160,000 protest against health pass rules in France
Protesters across the country appeared to come from a diverse set of backgrounds and political beliefs, in the second set of marches in as many weekends
Protests followed those from last weekend and protesters appeared diverse in their views. One placard here, in Albi, reads: "Pro-vacc and outraged" Pic: S. Pech / Shutterstock
More than 160,000 people protested against the extension of the health pass rules in France this weekend, with a diverse range of protesters criticising the government’s anti-Covid-19 policies.
Official figures from the Interior Ministry show that there were 161,000 protesters nationwide yesterday (Saturday, July 24), a marked rise from the 114,000 counted last weekend.
There were 168 protests across the country in total, with 11,000 in Paris – a drop from the 18,000 in the capital last weekend.
Most of the protests were without incident, but some clashes erupted in Paris towards 18:00, with some protesters reportedly jumping barriers and throwing projectiles at police.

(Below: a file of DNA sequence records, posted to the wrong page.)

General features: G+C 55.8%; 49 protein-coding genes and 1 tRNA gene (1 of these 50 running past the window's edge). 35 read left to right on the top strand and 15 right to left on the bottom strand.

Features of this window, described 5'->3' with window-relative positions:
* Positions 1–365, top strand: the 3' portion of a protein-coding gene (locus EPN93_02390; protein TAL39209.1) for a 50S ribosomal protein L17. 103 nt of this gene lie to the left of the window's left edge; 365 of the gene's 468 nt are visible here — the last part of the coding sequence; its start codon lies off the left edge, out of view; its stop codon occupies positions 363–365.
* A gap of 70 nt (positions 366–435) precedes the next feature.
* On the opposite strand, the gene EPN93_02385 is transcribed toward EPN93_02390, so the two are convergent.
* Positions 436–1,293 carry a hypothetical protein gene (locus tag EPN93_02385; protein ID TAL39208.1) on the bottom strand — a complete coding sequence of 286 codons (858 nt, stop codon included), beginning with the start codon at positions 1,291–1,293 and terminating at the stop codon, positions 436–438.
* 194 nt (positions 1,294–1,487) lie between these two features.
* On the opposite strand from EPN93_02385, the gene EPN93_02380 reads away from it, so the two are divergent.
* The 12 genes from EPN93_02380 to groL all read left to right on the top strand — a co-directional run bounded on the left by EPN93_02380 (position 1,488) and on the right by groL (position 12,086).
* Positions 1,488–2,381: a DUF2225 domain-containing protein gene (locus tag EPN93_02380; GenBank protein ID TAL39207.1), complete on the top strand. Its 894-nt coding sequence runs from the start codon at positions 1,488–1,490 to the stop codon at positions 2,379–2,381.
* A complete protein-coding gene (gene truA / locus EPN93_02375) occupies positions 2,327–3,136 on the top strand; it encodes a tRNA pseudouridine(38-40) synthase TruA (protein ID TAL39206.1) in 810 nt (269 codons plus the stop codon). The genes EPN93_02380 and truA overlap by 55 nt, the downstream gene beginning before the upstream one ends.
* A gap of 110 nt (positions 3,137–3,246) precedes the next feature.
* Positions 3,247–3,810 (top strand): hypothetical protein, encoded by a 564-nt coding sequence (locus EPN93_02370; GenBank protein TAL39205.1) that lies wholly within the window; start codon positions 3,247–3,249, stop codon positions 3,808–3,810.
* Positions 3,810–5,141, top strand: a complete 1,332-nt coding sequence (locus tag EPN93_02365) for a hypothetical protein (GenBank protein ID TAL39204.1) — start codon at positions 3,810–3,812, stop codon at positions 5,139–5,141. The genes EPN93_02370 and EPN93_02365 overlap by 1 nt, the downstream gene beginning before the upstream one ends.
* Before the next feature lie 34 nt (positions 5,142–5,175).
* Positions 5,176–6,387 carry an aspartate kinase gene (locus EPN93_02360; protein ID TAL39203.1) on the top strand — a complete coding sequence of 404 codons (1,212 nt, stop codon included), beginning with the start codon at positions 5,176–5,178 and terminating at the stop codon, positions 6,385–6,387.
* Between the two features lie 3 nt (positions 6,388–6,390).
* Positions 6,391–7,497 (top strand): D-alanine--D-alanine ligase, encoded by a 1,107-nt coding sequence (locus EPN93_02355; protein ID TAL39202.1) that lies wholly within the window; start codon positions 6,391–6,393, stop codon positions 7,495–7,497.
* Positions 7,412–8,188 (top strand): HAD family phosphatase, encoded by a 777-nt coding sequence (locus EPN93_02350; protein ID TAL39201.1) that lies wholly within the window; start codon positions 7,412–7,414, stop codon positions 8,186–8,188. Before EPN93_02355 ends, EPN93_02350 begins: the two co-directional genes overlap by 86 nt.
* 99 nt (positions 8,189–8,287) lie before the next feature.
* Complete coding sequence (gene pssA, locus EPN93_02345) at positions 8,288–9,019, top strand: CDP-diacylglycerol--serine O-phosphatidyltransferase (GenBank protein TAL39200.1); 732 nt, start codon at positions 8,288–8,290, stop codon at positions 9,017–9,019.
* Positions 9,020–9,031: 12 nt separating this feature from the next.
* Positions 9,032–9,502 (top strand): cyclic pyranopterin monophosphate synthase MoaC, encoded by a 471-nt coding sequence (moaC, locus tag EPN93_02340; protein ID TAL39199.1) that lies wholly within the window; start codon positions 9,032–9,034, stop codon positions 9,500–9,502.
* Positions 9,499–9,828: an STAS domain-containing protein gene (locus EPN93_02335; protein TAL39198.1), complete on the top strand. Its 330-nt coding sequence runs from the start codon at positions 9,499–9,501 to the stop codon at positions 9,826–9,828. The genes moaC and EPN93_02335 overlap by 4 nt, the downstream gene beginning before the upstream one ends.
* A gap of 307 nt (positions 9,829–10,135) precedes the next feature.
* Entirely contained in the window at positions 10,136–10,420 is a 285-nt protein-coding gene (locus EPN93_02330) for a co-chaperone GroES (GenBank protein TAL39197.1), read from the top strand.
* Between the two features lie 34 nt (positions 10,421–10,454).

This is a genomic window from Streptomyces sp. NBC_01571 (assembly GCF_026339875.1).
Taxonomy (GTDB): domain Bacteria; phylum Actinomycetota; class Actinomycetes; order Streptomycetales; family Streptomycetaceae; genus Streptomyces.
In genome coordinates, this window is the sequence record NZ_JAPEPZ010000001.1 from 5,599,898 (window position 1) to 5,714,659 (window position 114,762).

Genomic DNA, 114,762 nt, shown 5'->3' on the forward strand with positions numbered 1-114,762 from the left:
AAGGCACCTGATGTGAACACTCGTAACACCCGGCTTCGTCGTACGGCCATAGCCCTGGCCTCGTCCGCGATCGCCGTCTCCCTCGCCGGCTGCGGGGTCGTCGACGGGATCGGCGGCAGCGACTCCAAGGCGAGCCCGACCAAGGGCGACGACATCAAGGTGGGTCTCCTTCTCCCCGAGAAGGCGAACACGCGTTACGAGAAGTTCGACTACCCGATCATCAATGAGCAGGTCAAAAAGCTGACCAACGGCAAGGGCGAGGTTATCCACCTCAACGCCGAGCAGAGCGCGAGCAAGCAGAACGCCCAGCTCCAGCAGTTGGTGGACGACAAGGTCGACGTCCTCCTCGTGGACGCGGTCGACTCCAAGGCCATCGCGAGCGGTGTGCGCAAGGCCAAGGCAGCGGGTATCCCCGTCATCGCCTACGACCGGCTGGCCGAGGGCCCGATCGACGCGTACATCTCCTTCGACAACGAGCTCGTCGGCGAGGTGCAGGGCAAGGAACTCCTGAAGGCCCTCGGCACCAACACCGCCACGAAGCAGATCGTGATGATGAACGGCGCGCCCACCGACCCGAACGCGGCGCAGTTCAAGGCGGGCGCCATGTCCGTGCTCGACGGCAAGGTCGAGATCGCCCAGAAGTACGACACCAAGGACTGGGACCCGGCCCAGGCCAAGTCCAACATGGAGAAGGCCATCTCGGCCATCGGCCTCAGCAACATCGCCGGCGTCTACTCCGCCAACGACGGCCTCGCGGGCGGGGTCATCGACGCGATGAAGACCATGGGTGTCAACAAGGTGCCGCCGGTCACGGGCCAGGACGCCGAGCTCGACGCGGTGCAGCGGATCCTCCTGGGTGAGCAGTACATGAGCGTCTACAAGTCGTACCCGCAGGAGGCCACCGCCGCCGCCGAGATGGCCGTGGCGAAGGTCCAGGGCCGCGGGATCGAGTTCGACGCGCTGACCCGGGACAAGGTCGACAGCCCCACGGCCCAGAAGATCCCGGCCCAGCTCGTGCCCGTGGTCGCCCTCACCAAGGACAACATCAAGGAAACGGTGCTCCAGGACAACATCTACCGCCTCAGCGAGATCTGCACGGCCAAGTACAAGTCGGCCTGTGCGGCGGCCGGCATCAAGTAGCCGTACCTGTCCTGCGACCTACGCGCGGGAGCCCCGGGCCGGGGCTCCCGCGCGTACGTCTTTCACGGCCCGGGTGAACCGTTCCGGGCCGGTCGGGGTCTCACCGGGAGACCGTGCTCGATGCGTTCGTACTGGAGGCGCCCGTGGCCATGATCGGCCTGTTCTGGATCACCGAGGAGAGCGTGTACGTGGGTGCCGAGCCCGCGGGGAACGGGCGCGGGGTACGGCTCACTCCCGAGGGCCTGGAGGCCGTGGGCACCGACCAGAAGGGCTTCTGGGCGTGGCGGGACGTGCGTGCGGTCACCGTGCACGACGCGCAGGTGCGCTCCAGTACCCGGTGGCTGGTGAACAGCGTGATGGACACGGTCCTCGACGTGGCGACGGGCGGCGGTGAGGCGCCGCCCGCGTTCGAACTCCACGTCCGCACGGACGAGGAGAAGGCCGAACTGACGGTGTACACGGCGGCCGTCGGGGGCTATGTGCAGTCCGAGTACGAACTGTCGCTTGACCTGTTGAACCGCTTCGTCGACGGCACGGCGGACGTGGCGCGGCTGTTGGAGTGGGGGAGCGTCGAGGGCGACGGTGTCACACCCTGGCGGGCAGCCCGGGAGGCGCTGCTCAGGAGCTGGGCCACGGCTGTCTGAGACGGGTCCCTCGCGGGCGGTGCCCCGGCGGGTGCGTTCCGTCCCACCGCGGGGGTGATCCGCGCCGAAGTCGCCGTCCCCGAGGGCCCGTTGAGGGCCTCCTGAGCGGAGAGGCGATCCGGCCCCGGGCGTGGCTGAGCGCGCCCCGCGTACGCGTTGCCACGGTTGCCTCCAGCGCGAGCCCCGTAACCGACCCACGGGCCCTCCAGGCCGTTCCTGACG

Law enforcement services responded with teargas and water cannon.
Protesters were pushed towards down the Champs Elysées towards the Arc de Triomphe, with roads reopening at around 18:40, once the situation was under control.
Interior Minister Gérald Darmanin said that nine people had been arrested in Paris during the clashes.
Writing on Twitter, he said: “Thank you to law enforcement for having monitored the protests today. I strongly condemn the violent behaviour aimed at some police, gendarmes, and journalists. In Paris, 9 individuals were arrested.”
Merci aux forces de l’ordre mobilisées pour encadrer les manifestations aujourd’hui. Je condamne avec la plus grande fermeté les comportements violents qui ont visé certains policiers, gendarmes et journalistes.— Gérald DARMANIN (@GDarmanin) July 24, 2021
A Paris, 9 individus ont été interpellés.
It comes as the government plans to extend rules that will make it mandatory to show the health pass when entering public places with a capacity for more than 50 people, including restaurants, cafes, and large shopping centres.
It is already mandatory for places such as swimming pools, cinemas, museums, and places of worship.
A range of views
Protesters held a variety of slogans on placards and appeared to be a diverse crowd, with a number of different political viewpoints and reasons for marching.
Slogans included “Freedom”, “Don’t touch our children”, “We are not guinea pigs”, “Resign Macron”, “I am boycotting the dictatorship”, “No to mass surveillance”, and “Forced penetration is rape”.
There were members of the gilets jaunes protests, far-right sympathisers, and anti-vaxxers; as well as supporters of opposition party La France Insoumise, workers who fear they will lose their job if they do not have a vaccine; and young people worried about the policies, or those who are simply against the Macron government.